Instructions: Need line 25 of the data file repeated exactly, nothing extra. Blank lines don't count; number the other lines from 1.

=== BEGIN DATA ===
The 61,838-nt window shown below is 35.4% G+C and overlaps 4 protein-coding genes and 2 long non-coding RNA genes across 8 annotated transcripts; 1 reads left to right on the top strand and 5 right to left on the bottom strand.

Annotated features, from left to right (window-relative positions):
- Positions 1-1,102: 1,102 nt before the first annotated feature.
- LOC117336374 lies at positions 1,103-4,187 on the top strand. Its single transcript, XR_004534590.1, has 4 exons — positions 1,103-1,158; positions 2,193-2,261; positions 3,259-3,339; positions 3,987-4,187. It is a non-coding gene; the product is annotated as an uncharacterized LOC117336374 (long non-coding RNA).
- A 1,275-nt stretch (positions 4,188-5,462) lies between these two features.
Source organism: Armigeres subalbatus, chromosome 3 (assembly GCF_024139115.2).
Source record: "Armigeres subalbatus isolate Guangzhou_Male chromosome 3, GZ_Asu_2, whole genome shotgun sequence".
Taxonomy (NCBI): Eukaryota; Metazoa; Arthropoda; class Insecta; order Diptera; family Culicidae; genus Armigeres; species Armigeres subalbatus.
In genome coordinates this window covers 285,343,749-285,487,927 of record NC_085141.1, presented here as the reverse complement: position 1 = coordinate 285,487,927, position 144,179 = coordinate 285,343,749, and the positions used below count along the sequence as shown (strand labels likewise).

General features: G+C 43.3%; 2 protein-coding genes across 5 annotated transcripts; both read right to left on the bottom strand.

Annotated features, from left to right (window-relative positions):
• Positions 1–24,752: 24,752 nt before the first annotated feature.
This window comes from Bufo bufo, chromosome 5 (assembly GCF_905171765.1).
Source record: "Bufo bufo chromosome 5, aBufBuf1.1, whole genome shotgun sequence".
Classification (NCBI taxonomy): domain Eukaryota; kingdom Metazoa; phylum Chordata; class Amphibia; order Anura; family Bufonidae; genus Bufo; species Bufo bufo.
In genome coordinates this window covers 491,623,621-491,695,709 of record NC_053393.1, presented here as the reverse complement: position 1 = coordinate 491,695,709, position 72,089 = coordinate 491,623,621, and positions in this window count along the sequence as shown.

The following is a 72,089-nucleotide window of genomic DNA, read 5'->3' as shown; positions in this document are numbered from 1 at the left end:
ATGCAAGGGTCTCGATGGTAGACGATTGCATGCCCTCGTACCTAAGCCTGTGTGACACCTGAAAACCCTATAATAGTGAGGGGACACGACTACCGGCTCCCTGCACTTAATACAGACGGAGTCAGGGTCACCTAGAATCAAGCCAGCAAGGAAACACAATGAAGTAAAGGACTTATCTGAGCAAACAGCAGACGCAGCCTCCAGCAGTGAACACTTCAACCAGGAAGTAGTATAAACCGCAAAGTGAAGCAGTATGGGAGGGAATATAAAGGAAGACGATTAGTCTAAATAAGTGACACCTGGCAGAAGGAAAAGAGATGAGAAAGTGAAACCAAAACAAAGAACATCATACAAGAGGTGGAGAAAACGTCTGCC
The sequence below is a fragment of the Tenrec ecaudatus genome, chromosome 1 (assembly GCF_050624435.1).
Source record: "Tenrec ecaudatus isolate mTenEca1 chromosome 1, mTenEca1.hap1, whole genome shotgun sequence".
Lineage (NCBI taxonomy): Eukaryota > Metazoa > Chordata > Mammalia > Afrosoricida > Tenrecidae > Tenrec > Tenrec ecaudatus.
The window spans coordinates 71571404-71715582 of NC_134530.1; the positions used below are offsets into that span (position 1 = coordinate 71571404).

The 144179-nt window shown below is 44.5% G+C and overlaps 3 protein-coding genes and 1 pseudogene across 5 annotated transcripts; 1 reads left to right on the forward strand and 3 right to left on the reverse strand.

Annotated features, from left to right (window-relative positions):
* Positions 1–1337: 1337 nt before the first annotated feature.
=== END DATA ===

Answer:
* Positions 1–1337: 1337 nt before the first annotated feature.